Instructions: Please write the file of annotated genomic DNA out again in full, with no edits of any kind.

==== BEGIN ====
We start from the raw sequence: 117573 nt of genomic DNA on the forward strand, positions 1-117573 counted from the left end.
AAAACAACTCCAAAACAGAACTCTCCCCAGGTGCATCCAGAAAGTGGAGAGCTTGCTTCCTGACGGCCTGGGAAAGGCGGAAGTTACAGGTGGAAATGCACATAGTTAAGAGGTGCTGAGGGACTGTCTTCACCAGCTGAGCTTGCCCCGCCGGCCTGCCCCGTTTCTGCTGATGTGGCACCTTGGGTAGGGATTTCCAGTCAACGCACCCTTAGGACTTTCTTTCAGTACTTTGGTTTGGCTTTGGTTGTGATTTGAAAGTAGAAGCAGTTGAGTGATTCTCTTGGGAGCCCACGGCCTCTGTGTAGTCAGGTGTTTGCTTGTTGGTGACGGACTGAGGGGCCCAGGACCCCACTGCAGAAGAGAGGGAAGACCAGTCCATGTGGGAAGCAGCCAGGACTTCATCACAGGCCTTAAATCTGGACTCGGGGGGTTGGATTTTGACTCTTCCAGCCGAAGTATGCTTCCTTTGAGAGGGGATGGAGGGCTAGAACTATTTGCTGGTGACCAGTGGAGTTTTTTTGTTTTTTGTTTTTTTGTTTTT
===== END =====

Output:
We start from the raw sequence: 117573 nt of genomic DNA on the forward strand, positions 1-117573 counted from the left end.
AAAACAACTCCAAAACAGAACTCTCCCCAGGTGCATCCAGAAAGTGGAGAGCTTGCTTCCTGACGGCCTGGGAAAGGCGGAAGTTACAGGTGGAAATGCACATAGTTAAGAGGTGCTGAGGGACTGTCTTCACCAGCTGAGCTTGCCCCGCCGGCCTGCCCCGTTTCTGCTGATGTGGCACCTTGGGTAGGGATTTCCAGTCAACGCACCCTTAGGACTTTCTTTCAGTACTTTGGTTTGGCTTTGGTTGTGATTTGAAAGTAGAAGCAGTTGAGTGATTCTCTTGGGAGCCCACGGCCTCTGTGTAGTCAGGTGTTTGCTTGTTGGTGACGGACTGAGGGGCCCAGGACCCCACTGCAGAAGAGAGGGAAGACCAGTCCATGTGGGAAGCAGCCAGGACTTCATCACAGGCCTTAAATCTGGACTCGGGGGGTTGGATTTTGACTCTTCCAGCCGAAGTATGCTTCCTTTGAGAGGGGATGGAGGGCTAGAACTATTTGCTGGTGACCAGTGGAGTTTTTTTGTTTTTTGTTTTTTTGTTTTT